Report Components

Executive Summary: A Regional Approach to Food System Resilience

What will it really take to grow, raise, produce, harvest, and catch more regional food and move it through a complex supply chain to our homes and other places we eat? What do we need to do in the near term, by 2030, to make tangible progress towards this bold vision? How might the increasing and escalating impacts of climate change impact our ability to feed ourselves? What can we do as a region to make our food system more equitable and fair, resilient and reliable?

Common challenges across all food systems include risks to long-term food production, challenges to farm and food business viability, rising inequality and stagnant wages, and limited progress on reducing food and nutrition insecurity. Although conditions on the ground vary by local contexts, cultures, and ecologies, every food system on earth is grappling with these challenges.

Volume 1 examines the question: If we ate in a healthier, more resilient way, could more of our food be supplied by regional production? To calculate how much food 15.3 million New Englanders currently consume—and how much 15.6 million New Englanders might consume in 2030—we analyzed dietary patterns across the major food groups. Meeting a goal of 30% regional food self-reliance will require significant cultural change in how and what we eat, and major investments in improving access to healthy food.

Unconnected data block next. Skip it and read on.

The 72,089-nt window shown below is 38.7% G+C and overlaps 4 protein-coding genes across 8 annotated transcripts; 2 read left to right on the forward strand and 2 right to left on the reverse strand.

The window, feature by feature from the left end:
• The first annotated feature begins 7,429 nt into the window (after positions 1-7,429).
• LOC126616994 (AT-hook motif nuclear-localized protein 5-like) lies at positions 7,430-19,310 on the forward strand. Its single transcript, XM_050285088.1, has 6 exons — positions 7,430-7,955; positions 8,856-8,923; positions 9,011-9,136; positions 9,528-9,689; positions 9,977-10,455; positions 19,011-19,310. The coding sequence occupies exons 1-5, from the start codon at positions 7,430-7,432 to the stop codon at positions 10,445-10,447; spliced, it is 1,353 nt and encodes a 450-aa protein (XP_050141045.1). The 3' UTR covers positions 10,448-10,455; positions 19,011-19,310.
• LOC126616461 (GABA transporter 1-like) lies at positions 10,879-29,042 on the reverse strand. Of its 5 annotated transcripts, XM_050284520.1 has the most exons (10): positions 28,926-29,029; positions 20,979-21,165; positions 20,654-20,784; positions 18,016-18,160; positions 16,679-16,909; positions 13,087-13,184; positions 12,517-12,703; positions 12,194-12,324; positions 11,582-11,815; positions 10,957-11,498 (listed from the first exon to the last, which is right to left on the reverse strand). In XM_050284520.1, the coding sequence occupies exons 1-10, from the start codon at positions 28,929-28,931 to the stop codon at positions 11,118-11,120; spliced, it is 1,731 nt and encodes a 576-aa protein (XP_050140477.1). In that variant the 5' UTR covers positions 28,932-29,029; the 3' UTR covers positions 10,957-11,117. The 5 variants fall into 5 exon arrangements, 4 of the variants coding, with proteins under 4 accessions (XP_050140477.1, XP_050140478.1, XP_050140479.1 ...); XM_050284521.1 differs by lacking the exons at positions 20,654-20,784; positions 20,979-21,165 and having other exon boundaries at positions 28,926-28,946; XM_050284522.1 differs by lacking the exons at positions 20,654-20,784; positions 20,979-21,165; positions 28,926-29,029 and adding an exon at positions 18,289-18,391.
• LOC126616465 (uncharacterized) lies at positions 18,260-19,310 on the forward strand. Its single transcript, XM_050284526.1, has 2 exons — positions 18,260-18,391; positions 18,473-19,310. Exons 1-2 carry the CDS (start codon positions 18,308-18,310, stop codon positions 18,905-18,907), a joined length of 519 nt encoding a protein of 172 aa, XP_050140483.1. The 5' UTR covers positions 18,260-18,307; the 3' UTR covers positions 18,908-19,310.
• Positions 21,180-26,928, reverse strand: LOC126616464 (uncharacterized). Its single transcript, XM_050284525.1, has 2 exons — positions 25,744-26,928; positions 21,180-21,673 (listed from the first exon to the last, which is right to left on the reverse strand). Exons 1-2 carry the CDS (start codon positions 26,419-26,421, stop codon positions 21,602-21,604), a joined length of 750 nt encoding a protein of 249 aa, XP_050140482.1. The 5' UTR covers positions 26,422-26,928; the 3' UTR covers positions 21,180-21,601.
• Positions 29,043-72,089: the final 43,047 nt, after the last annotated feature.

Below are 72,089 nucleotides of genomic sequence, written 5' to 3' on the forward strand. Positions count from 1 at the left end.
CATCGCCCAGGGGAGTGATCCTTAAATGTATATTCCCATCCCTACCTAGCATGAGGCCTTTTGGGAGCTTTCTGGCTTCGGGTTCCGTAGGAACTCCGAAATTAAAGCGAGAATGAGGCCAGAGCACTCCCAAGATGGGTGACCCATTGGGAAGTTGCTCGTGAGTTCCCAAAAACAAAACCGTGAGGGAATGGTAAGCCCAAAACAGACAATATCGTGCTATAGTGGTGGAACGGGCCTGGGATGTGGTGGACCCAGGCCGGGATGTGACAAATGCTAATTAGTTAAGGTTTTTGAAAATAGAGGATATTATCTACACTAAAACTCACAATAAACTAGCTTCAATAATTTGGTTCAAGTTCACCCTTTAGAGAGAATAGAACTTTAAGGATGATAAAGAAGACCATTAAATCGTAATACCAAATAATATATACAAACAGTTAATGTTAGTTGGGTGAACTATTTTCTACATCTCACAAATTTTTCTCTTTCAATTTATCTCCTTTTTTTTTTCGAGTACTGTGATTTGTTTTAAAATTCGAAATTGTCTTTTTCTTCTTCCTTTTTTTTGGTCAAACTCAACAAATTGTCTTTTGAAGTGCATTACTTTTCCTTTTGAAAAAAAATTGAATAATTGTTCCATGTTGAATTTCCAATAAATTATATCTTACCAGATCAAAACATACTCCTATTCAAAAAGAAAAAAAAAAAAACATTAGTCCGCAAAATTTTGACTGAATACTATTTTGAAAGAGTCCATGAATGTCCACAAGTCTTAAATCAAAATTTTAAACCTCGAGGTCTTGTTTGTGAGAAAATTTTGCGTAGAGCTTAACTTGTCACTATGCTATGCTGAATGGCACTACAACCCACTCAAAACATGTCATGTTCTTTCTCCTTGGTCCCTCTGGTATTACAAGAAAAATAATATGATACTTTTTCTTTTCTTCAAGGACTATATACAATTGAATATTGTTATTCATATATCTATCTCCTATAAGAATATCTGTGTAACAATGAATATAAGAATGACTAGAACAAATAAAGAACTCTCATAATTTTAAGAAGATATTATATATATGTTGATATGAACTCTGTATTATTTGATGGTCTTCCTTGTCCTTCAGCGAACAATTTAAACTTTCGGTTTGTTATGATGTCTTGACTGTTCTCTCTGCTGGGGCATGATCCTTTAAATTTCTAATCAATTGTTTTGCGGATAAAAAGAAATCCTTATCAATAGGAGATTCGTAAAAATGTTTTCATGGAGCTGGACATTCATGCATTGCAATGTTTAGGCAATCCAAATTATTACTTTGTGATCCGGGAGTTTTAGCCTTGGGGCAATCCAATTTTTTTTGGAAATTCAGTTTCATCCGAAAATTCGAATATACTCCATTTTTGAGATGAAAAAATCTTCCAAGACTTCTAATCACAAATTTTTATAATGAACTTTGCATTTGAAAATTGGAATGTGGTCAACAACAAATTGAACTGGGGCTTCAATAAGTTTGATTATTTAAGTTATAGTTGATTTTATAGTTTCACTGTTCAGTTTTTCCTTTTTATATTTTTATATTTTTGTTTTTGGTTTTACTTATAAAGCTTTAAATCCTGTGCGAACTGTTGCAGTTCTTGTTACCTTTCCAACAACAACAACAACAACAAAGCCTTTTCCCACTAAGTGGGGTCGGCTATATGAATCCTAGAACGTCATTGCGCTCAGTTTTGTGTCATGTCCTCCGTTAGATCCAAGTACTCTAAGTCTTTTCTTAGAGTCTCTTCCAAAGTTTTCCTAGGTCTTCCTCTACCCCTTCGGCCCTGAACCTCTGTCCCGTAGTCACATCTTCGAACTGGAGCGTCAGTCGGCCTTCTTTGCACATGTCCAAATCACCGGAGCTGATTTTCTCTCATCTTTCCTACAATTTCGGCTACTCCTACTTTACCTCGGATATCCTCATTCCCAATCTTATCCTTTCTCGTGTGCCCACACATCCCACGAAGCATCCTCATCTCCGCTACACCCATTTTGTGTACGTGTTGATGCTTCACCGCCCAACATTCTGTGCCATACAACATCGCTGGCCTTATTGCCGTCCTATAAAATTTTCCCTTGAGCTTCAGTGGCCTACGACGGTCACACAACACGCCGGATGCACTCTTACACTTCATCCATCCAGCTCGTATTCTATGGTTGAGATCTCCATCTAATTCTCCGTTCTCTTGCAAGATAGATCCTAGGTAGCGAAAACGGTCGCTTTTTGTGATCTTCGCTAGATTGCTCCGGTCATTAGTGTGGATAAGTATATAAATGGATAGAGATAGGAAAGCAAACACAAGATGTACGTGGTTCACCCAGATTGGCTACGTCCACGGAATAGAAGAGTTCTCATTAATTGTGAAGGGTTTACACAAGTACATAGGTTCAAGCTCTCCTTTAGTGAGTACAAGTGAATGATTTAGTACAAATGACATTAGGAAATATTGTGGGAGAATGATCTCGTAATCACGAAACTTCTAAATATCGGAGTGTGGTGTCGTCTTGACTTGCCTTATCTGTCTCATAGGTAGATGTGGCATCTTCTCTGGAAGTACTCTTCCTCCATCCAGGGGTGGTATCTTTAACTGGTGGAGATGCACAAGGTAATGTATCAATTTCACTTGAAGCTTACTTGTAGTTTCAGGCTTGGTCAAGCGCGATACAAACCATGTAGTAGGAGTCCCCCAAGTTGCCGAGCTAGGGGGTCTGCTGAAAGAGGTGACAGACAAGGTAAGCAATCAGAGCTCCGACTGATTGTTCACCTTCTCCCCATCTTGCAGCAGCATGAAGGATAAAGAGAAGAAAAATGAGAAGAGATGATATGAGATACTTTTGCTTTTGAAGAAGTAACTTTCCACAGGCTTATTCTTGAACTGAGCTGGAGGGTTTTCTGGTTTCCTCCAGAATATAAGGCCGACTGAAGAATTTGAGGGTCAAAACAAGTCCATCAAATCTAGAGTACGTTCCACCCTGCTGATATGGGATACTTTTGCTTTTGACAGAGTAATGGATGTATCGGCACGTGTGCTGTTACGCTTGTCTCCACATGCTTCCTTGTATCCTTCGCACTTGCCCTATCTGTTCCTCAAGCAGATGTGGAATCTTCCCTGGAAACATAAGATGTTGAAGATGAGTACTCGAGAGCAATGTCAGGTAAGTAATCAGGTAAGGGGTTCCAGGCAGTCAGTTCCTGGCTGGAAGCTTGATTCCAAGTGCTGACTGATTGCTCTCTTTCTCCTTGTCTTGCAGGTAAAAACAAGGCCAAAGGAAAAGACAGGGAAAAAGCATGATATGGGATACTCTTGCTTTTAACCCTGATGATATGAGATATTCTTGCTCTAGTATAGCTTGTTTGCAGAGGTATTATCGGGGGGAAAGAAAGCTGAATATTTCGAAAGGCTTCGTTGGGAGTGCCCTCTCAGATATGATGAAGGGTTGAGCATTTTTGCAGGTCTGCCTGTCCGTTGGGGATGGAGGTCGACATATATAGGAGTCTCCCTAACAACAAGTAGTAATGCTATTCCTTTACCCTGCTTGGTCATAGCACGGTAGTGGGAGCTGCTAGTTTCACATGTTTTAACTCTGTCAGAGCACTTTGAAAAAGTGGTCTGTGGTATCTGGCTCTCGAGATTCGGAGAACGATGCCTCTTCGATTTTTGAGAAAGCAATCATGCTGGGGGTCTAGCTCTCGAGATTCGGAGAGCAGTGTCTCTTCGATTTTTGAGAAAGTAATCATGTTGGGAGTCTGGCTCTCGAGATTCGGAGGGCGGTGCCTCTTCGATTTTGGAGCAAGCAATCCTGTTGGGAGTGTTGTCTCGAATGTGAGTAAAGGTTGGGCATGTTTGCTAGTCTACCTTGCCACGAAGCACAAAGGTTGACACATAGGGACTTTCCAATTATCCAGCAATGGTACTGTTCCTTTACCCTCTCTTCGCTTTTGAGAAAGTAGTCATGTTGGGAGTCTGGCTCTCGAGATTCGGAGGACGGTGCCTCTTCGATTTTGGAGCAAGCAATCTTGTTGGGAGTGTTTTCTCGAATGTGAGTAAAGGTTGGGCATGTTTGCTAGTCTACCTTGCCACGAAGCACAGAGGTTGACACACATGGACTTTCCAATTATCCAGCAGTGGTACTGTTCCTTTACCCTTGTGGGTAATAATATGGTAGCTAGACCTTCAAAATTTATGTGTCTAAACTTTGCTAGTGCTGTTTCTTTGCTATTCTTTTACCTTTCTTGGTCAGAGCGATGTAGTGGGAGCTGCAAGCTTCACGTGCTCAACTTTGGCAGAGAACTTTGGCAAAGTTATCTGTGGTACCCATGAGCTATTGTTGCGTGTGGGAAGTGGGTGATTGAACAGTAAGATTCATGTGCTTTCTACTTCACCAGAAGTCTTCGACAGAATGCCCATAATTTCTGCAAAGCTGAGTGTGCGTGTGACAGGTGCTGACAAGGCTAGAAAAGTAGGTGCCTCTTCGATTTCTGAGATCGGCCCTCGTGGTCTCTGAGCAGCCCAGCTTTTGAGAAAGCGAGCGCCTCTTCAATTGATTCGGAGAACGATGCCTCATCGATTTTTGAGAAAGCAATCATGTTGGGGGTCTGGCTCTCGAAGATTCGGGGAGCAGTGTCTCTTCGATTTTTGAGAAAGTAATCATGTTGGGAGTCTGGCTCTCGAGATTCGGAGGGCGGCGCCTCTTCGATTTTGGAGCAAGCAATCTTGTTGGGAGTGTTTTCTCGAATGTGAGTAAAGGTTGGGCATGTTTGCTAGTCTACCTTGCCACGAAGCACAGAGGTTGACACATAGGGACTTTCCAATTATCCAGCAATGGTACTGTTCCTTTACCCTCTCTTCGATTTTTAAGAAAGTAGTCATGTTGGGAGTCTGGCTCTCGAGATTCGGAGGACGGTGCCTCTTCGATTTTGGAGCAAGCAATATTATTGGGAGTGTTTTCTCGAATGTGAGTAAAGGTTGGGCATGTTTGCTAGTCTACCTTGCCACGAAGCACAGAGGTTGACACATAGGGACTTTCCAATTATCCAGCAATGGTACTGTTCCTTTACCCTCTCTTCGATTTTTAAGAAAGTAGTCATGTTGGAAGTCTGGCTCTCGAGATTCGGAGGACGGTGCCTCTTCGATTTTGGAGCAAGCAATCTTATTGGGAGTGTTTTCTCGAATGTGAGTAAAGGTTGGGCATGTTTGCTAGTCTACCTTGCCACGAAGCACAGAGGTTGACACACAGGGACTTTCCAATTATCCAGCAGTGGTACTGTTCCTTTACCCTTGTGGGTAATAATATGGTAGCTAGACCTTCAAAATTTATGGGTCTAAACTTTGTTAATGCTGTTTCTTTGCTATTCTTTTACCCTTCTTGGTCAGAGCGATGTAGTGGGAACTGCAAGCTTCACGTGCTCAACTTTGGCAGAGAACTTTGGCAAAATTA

Volume 2 researchers created a model of regional self-reliance—an estimate of the region’s production of food commodities compared to its consumption of those same commodities—that outlined scenarios for how the six New England states could meet a goal of supplying 30% of our food from regional sources by 2030. This work used the average volume of seafood landed from 2010-2019 in New England and did not model potential changes to the contribution of seafood.

This seafood supplement identifies opportunities for increasing regional self-reliance for seafood that may aid future modeling work.

Volume 3 examines the question: Do we have the right mix of industries to ramp up food production? What sectors are growing? What sectors are declining? We estimated the number of people employed in New England’s food system, the economic impact of food system activities, economic multipliers for each industry, and areas of growth or contraction were developed.

Volume 4 examines the role of market channels — grocery stores, restaurants, institutions and others — in distributing food to New England consumers and the potential for each to contribute to meeting a collective goal of 30% regional food products by 2030.